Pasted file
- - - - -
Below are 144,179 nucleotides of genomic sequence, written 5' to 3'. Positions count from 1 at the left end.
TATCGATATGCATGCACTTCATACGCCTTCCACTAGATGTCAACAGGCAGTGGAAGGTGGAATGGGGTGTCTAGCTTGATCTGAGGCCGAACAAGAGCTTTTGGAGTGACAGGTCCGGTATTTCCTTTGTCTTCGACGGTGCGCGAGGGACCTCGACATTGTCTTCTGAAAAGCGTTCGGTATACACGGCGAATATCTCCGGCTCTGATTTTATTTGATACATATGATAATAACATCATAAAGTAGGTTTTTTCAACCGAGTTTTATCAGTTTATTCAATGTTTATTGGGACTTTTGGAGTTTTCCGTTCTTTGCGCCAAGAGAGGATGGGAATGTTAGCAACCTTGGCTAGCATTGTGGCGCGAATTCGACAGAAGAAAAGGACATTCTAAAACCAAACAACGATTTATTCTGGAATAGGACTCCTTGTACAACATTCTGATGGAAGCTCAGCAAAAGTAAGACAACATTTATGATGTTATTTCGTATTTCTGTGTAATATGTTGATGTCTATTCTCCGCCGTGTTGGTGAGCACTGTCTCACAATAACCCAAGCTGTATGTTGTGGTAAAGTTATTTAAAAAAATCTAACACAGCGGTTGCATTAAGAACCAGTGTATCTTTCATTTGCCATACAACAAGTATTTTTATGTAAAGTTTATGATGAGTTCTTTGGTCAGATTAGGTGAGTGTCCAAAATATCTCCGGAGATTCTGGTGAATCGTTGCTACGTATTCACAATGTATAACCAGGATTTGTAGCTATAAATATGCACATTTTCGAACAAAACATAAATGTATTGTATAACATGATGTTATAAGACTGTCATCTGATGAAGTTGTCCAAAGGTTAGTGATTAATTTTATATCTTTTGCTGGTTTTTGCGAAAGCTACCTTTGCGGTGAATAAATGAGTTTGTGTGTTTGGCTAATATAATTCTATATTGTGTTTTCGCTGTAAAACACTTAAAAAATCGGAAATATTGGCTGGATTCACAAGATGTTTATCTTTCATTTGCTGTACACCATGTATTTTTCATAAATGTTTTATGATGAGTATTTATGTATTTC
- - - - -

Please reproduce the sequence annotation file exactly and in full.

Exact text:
Below are 144,179 nucleotides of genomic sequence, written 5' to 3'. Positions count from 1 at the left end.
TATCGATATGCATGCACTTCATACGCCTTCCACTAGATGTCAACAGGCAGTGGAAGGTGGAATGGGGTGTCTAGCTTGATCTGAGGCCGAACAAGAGCTTTTGGAGTGACAGGTCCGGTATTTCCTTTGTCTTCGACGGTGCGCGAGGGACCTCGACATTGTCTTCTGAAAAGCGTTCGGTATACACGGCGAATATCTCCGGCTCTGATTTTATTTGATACATATGATAATAACATCATAAAGTAGGTTTTTTCAACCGAGTTTTATCAGTTTATTCAATGTTTATTGGGACTTTTGGAGTTTTCCGTTCTTTGCGCCAAGAGAGGATGGGAATGTTAGCAACCTTGGCTAGCATTGTGGCGCGAATTCGACAGAAGAAAAGGACATTCTAAAACCAAACAACGATTTATTCTGGAATAGGACTCCTTGTACAACATTCTGATGGAAGCTCAGCAAAAGTAAGACAACATTTATGATGTTATTTCGTATTTCTGTGTAATATGTTGATGTCTATTCTCCGCCGTGTTGGTGAGCACTGTCTCACAATAACCCAAGCTGTATGTTGTGGTAAAGTTATTTAAAAAAATCTAACACAGCGGTTGCATTAAGAACCAGTGTATCTTTCATTTGCCATACAACAAGTATTTTTATGTAAAGTTTATGATGAGTTCTTTGGTCAGATTAGGTGAGTGTCCAAAATATCTCCGGAGATTCTGGTGAATCGTTGCTACGTATTCACAATGTATAACCAGGATTTGTAGCTATAAATATGCACATTTTCGAACAAAACATAAATGTATTGTATAACATGATGTTATAAGACTGTCATCTGATGAAGTTGTCCAAAGGTTAGTGATTAATTTTATATCTTTTGCTGGTTTTTGCGAAAGCTACCTTTGCGGTGAATAAATGAGTTTGTGTGTTTGGCTAATATAATTCTATATTGTGTTTTCGCTGTAAAACACTTAAAAAATCGGAAATATTGGCTGGATTCACAAGATGTTTATCTTTCATTTGCTGTACACCATGTATTTTTCATAAATGTTTTATGATGAGTATTTATGTATTTC